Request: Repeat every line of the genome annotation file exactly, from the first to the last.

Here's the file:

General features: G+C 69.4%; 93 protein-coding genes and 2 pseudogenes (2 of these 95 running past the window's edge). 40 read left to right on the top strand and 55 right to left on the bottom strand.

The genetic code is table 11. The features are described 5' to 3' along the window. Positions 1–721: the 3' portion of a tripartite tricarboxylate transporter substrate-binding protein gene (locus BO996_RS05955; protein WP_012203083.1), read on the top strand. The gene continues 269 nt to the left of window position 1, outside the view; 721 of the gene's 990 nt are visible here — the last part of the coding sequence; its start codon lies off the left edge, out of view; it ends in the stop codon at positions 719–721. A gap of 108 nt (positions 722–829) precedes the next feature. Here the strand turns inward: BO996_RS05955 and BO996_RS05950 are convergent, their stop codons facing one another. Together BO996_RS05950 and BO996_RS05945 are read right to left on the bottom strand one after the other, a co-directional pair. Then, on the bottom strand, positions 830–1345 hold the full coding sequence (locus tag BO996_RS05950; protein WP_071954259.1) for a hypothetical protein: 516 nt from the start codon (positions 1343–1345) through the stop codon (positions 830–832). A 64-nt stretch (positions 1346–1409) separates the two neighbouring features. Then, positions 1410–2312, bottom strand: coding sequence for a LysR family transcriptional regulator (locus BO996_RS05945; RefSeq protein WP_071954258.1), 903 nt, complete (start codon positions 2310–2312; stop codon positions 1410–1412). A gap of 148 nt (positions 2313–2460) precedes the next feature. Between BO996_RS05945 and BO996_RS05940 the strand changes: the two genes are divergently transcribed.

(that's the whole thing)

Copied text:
General features: G+C 69.4%; 93 protein-coding genes and 2 pseudogenes (2 of these 95 running past the window's edge). 40 read left to right on the top strand and 55 right to left on the bottom strand.

The genetic code is table 11. The features are described 5' to 3' along the window. Positions 1–721: the 3' portion of a tripartite tricarboxylate transporter substrate-binding protein gene (locus BO996_RS05955; protein WP_012203083.1), read on the top strand. The gene continues 269 nt to the left of window position 1, outside the view; 721 of the gene's 990 nt are visible here — the last part of the coding sequence; its start codon lies off the left edge, out of view; it ends in the stop codon at positions 719–721. A gap of 108 nt (positions 722–829) precedes the next feature. Here the strand turns inward: BO996_RS05955 and BO996_RS05950 are convergent, their stop codons facing one another. Together BO996_RS05950 and BO996_RS05945 are read right to left on the bottom strand one after the other, a co-directional pair. Then, on the bottom strand, positions 830–1345 hold the full coding sequence (locus tag BO996_RS05950; protein WP_071954259.1) for a hypothetical protein: 516 nt from the start codon (positions 1343–1345) through the stop codon (positions 830–832). A 64-nt stretch (positions 1346–1409) separates the two neighbouring features. Then, positions 1410–2312, bottom strand: coding sequence for a LysR family transcriptional regulator (locus BO996_RS05945; RefSeq protein WP_071954258.1), 903 nt, complete (start codon positions 2310–2312; stop codon positions 1410–1412). A gap of 148 nt (positions 2313–2460) precedes the next feature. Between BO996_RS05945 and BO996_RS05940 the strand changes: the two genes are divergently transcribed.